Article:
Not as a surprise, State agriculture inspectors found “elevated levels of a toxic substance in some corn grains that were used at a Tennessee facility to make a brand of pet food for the Kroger Co.” The inspectors found aflatoxin.
Aflatoxin is a deadly mold prone to grow on grains common to some pet foods and treats. Elevated levels of aflatoxin (and other mycotoxins) are lethal, however even small amounts of mycotoxins can cause serious health consequences to the pet(s) that consumes them. (To learn more about mycotoxins read More than you Ever Wanted to Know about Mycotoxins). The mycotoxin at most risk grains are corn and wheat, and to a lesser extent barley and oats.
From the Tennessean.com “State agriculture investigators found elevated levels of a toxic substance in some corn grains that were used at a Tennessee facility to make a brand of pet food for the Kroger Co., which recalled the products late last month. “We took finished samples and grain samples that were stored and used to make pet food,” said Tom Womack, spokesman for the Tennessee Department of Agriculture, which conducted the inspection with the U.S. Food and Drug Administration. “We did find some elevated levels in some grains stored there,” Womack said.” http://www.tennessean.com/article/20110104/BUSINESS01/101040326/Recall+investigators+find+Kroger+pet-food+grains+had+elevated+toxin+level
Kroger told TruthaboutPetFood.com (in a December 20, 2010 email from Denise Osterhues, Corporate Affairs) “All Kroger manufacturing plants follow good manufacturing practices and are inspected regularly by state and federal agencies for compliance with food safety programs. We do have a testing program in place in all of our plants as well.”
The Pet Owning public doesn’t know if Kroger followed their ‘good manufacturing practices’ and if Kroger properly tested for mycotoxins with each shipment of grains (prior to manufacturing) and again tested the finished product (prior to distribution). Sadly, the Pet Owning public is rarely provided information of step by step safety procedures utilized by pet food manufacturers. Recall after recall, ‘they’ continue to ask us to trust them standing firm ‘they follow good manufacturing practices and have testing programs’. Few bother to give Pet Owners any proof.
But…even the most closely followed testing programs can miss mycotoxins. Let’s say – for example purposes – Pet Food Company A follows state of the art good manufacturing procedures, plus they test every ingredient prior to manufacturing. Pet Food Company A uses several corn ingredients in their pet foods and treats.
Below is a example drawing of a shipment of corn received by Pet Food Company A. Imagine the big yellow box is a one ton shipment of corn. The green circles mark two samples of corn removed from the corn shipment; these are two samples of grain removed for mycotoxin testing.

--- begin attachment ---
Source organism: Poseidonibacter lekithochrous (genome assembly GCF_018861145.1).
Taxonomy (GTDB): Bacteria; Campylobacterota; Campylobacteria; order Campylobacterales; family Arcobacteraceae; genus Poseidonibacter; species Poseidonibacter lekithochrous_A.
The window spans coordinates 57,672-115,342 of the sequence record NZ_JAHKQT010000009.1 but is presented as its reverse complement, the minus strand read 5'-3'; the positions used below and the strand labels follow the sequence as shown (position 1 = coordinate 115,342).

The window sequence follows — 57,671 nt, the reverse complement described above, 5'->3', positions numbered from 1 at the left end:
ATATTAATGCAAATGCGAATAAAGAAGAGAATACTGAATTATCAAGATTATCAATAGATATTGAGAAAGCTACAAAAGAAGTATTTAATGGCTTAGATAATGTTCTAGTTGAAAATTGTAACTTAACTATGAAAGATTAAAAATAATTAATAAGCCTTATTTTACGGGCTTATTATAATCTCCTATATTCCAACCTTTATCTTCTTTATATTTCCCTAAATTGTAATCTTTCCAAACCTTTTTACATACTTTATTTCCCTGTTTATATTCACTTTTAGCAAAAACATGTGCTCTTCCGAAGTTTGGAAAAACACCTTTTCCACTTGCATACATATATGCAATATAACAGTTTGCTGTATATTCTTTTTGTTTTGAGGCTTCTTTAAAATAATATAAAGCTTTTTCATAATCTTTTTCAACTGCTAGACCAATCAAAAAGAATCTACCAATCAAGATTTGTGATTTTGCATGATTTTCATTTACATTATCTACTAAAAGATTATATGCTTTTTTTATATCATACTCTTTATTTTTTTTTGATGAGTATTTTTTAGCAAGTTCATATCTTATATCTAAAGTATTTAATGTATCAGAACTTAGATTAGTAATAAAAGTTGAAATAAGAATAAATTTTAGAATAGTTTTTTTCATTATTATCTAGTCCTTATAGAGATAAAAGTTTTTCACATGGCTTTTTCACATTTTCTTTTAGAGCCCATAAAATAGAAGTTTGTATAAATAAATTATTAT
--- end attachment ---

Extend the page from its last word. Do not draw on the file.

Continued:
Good news for Pet Food Company A, both of the samples removed from the one ton shipment of corn tested negative for mycotoxins. But, the bad news is…
This illustration could be the reality. While it happened that Pet Food Company A did test two samples from the one ton shipment of corn (the green circles), the very real possibility is that all of the red circles are actual mycotoxin contamination. Five or six small areas of deadly mold growing, but not happed to be found in testing samples. The concern for mycotoxin testing is while one section within a ton of corn might be clean of mold, a section adjacent to or below could be contaminated. It all depends on where you test (and if you test).
Of further concern, one small section of moldy corn heavily contaminates a hundred pounds of pet food (one of those red dot sections of corn ends up in three or four bags of pet food), while the rest of the pet food produced from this grain shipment only has mild mycotoxin contamination. The pets that consume pet food heavily contaminated could easily die. However when these illnesses and deaths are reported to Pet Food Company A – Pet Food Company A tests their retained bag of pet food which happens to contain only mild mycotoxin contamination (showing a negative result).
Which is why I do not give my pets with any food or treat that contains corn or wheat.
Wishing you and your pet(s) the best,
What’s in Your Pet’s Food?
Is your dog or cat eating risk ingredients? Chinese imports? Petsumer Report tells the ‘rest of the story’ on over 2500 cat foods, dog foods, and pet treats. 30 Day Satisfaction Guarantee. www.PetsumerReport.com
Have you read Buyer Beware? Click Here
Cooking for pets made easy, Dinner PAWsible
Are you subscribed to Truth About Pet Food Newsletter? Click Here to subscribe
Follow Truth about Pet Food on Twitter
Find Healthy Pet Foods in Your Area Click Here
100% Consumer Supported
Register to receive the TAPF Newsletter
Click Here to sign up for the newsletter.
The 2019 List of Pet Foods I would trust to feed my own pets